Professor Harrington, the independent reviewer of the work capability assessment (WCA) has today asked for evidence about face-to-face medicals for employment and support allowance. Interested individuals and organisations have until 16 September to respond. However, the latest review makes absolutely no mention of the massive cuts in activities and descriptors which took place in March of this year and which are by far the biggest problem for current claimants.

Professor Harrington was appointed by the last government to undertake regular reviews of the WCA, as required by the Welfare Reform Act. His first review made a number of recommendations, including the piloting of tape-recording medicals, decision makers telephoning claimants and putting in place mental health champions.

Whilst virtually all of Harrington’​s recommendations were accepted, the reality is that they have so far made very little difference to claimants. For example, we are still waiting for a decision on recording medicals, now that the pilot is over.

But, far more importantly, the latest review asks no specific questions about the introduction of a much harsher work capability assessment in March of this year. The new WCA introduced entirely new concepts, such as ‘​mobilisi​ng’​ instead of walking, and simply threw out a number of physical and mental health activities in order to make it much harder to be awarded ESA.

The lack of specific questions about the March changes to descriptors is particularly disturbing as one of Harrington’​s tasks in this second review is “​Looking in detail at the descriptors for mental, cognitive and intellectual conditions and other fluctuating conditions.”​

We know that Harrington has already done work on the mental health descriptors with major disability charities, so why no questions on the issue in his call for evidence? It leaves the reader wondering whether Harrington thinks that ordinary claimants aren’​t capable of understanding such ‘​complex’​ issues or whether he just isn’​t interested in their opinions.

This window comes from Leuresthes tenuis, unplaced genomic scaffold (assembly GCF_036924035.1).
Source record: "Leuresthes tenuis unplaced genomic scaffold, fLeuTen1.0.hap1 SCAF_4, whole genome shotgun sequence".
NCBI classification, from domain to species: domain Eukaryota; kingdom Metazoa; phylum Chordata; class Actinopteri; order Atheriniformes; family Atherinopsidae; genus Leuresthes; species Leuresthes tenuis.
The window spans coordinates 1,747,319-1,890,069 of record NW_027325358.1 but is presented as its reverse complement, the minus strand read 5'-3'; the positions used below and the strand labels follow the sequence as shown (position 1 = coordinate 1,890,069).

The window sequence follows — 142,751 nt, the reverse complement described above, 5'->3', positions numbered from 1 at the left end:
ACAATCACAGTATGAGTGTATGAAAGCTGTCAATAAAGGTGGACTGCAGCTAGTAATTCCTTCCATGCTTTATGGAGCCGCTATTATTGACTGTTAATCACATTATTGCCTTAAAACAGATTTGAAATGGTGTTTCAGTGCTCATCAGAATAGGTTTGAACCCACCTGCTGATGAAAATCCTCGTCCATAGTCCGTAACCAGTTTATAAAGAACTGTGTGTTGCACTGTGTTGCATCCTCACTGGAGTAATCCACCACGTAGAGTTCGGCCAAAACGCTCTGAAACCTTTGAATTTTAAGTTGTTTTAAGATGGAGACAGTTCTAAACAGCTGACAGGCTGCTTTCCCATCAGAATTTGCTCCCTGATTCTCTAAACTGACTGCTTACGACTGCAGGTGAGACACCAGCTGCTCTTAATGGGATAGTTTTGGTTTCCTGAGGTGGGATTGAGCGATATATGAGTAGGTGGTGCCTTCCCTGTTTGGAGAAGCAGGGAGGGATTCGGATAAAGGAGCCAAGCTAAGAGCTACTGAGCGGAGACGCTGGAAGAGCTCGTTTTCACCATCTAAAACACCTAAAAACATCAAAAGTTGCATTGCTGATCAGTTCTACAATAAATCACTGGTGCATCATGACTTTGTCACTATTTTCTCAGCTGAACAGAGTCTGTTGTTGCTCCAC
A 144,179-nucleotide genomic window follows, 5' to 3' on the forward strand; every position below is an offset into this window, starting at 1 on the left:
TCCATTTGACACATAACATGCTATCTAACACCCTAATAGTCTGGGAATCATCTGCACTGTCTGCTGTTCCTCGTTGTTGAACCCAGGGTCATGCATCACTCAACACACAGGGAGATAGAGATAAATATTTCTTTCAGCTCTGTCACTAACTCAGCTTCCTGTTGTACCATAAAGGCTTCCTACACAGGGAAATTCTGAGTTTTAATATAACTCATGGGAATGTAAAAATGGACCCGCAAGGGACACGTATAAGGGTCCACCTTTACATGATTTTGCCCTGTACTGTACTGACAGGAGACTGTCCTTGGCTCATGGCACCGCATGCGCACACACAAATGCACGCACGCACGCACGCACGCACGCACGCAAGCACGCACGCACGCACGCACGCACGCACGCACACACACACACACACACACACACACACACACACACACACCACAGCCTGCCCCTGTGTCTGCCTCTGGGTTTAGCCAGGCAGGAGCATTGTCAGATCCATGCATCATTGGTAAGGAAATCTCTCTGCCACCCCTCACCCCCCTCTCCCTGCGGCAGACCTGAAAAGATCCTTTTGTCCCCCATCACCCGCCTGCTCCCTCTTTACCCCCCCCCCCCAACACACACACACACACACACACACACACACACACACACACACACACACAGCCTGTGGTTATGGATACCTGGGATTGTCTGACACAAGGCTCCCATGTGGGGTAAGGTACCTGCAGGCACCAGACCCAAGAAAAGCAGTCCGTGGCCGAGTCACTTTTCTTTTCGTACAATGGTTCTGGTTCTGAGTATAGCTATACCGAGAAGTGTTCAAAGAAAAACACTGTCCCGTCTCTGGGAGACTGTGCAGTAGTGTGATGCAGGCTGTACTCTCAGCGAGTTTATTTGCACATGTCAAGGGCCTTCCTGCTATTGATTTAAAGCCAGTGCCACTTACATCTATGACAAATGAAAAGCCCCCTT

We asked for confirmation from the DWP’​s ‘​WCA Independent Review Team’​ that views on the new harsher WCA were not being asked for and a spokesperson responded that:

“​The call for evidence does not ask a specific question about the changes made in March 2011. Professor Harrington has publicly stated his views on these changes, but as they are now implemented and part of the WCA process the call for evidence is asking for robust evidence as to what is/isn'​t working and whether further changes are needed. In addition, Professor Harrington is already considering the mental, cognitive and intellectual descriptors;​ the fluctuating conditions descriptors;​ and cancer provisions as part of his second review.”​

This failure to ask openly about how the WCA has been made even worse over the last six months, gives the impression that Harrington is being used to make cosmetic alterations to the way the test is carried out whilst, in reality, claimants are being massively and increasingly prevented from having a fair assessment.

When we put it to the DWP that Harrington’​s review is now reduced to no more than mere ‘​tinkerin​g’​, a spokesperson replied –​ rather bizarrely –​ that:

“​Whilst the descriptors are important, they are only one part of the assessmen​t.”​

Well, yes, but they are virtually the only part of the assessment that will get you an award of ESA. The spokesperson added that:

“​The service provided by both Jobcentre Plus and Atos will also have an impact on the claimant'​s experience, and that is what Professor Harrington'​s first review sought to address - and something the latest call for evidence asks about. However, it'​s not fair to say this review is no more than tinkering: the call for evidence specifically asks what (if any) further areas should be considered as part of the third annual review. There is also the ongoing programme of work associated with the year two review which will produce recommendations at the end of the year.”​

So, claimants can ask Harrington to include issues relating to the harsh new WCA in his third annual review? Sadly, that may be rather too late for many thousands of people currently going through the WCA every week.

The reality is that for Harrington to state in his call for evidence that he is ‘​pleased and gratified’​ with the progress made by the DWP in implementing his recommendations, whilst utterly ignoring the fact that claimants are now dramatically worse off under the WCA than they were when he began work is nothing short of insulting. The narrowness of his enquiry, at least where claimants are concerned, goes a long way to entirely undermining his credibility as an independent reviewer.

Nonetheless, in spite of these huge shortcomings, we strongly recommend that members do respond to Harrington and tell him exactly what they think of his utter failure to address the catastrophic changes to the WCA introduced in March of this year.

The call for evidence can be found on the DWP website.


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